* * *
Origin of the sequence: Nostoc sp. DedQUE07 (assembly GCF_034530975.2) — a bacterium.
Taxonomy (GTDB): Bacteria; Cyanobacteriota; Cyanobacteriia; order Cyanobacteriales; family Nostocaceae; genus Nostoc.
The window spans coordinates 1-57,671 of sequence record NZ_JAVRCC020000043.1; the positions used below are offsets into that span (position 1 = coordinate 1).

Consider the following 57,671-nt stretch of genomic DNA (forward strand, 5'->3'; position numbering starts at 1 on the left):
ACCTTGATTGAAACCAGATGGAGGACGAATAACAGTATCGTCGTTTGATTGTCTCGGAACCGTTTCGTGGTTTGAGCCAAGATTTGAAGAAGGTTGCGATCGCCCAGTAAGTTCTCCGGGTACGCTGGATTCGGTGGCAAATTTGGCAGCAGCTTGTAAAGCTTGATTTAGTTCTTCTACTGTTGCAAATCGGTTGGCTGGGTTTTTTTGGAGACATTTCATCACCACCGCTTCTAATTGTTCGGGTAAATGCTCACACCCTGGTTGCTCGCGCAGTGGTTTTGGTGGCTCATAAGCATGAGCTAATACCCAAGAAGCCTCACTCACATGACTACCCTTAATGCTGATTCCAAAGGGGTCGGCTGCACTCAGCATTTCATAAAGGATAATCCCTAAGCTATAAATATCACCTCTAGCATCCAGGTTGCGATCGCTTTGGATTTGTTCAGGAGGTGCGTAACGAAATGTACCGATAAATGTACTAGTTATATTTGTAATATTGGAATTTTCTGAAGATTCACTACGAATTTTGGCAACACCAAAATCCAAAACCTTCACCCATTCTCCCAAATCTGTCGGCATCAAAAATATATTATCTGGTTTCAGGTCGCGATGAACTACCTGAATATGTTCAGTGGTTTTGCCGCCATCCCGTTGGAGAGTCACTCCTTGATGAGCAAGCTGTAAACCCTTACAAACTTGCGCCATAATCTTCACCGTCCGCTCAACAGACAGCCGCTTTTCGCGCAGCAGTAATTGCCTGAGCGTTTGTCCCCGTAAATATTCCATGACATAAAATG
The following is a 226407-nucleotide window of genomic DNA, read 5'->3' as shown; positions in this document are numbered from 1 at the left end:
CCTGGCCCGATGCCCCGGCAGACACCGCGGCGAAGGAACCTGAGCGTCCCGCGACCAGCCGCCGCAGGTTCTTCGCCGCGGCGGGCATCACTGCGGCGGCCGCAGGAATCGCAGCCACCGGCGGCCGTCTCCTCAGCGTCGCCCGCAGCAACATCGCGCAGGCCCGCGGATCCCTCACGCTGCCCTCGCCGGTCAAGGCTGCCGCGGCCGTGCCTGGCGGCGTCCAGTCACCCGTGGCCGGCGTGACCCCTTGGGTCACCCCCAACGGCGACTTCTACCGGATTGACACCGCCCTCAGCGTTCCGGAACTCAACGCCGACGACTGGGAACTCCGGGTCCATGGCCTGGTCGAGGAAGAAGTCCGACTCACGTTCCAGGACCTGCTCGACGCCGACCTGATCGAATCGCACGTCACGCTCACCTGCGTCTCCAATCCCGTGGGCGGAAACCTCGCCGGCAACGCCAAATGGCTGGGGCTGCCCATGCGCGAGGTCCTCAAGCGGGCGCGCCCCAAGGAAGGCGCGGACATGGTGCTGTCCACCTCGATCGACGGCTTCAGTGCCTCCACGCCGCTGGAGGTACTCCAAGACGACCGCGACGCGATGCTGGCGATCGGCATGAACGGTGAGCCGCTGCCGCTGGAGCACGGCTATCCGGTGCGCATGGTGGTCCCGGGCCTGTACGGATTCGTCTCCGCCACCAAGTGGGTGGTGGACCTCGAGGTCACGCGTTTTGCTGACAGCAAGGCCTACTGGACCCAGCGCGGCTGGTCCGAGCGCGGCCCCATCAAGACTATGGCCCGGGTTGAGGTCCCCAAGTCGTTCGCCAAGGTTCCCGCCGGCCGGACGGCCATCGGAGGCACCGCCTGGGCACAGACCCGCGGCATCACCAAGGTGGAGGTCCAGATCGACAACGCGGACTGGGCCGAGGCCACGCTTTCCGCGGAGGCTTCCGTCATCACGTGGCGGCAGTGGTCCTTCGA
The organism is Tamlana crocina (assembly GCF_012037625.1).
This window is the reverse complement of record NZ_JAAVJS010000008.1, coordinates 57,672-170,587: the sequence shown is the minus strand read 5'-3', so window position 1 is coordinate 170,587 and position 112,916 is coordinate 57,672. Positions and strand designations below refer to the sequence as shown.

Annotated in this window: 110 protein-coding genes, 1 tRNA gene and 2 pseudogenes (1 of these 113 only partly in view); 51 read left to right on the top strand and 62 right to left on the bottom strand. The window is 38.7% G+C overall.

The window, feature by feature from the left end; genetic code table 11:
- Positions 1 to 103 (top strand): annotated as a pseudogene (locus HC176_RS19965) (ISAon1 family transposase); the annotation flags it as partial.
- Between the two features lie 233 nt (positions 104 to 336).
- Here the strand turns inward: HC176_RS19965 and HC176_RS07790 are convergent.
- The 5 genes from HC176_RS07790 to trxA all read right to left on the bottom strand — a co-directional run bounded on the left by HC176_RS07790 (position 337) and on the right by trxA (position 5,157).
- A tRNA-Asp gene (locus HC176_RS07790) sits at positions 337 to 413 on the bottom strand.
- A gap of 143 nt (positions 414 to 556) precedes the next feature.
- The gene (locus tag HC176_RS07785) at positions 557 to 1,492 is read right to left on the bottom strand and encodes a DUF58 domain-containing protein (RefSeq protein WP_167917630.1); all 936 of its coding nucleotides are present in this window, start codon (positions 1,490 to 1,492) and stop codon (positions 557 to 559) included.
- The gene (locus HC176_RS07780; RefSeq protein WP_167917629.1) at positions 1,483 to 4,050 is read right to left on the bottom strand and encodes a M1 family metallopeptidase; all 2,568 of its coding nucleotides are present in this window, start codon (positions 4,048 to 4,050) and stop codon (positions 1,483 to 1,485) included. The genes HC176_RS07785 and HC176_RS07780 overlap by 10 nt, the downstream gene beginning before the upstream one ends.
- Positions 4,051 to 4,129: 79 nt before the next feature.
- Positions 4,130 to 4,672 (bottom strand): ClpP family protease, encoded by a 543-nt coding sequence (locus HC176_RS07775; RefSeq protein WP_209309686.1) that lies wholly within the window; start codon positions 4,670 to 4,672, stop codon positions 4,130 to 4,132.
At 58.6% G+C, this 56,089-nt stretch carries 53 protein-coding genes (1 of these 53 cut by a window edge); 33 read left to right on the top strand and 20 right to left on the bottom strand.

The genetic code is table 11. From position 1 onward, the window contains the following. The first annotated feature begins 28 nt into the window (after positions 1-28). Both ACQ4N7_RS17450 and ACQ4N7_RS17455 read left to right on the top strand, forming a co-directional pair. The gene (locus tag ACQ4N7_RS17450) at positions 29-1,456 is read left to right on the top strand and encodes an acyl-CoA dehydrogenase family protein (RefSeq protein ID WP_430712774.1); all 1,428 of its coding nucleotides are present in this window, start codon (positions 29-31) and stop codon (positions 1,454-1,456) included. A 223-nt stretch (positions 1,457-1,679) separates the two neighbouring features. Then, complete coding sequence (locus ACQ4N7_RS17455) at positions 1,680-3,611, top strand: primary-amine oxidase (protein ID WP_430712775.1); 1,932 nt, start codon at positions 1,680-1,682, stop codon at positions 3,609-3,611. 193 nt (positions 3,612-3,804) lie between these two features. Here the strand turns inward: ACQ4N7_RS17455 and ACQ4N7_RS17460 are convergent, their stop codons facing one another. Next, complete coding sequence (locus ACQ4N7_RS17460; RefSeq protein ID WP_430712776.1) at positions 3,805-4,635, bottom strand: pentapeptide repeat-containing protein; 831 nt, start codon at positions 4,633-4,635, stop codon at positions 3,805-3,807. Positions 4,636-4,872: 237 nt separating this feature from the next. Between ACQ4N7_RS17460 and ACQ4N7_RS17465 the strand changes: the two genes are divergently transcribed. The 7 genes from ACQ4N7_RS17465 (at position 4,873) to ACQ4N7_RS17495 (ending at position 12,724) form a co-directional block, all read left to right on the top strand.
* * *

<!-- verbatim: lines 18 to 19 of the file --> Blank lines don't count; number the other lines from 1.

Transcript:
- The gene (locus tag HC176_RS07785) at positions 557 to 1,492 is read right to left on the bottom strand and encodes a DUF58 domain-containing protein (RefSeq protein WP_167917630.1); all 936 of its coding nucleotides are present in this window, start codon (positions 1,490 to 1,492) and stop codon (positions 557 to 559) included.
- The gene (locus HC176_RS07780; RefSeq protein WP_167917629.1) at positions 1,483 to 4,050 is read right to left on the bottom strand and encodes a M1 family metallopeptidase; all 2,568 of its coding nucleotides are present in this window, start codon (positions 4,048 to 4,050) and stop codon (positions 1,483 to 1,485) included. The genes HC176_RS07785 and HC176_RS07780 overlap by 10 nt, the downstream gene beginning before the upstream one ends.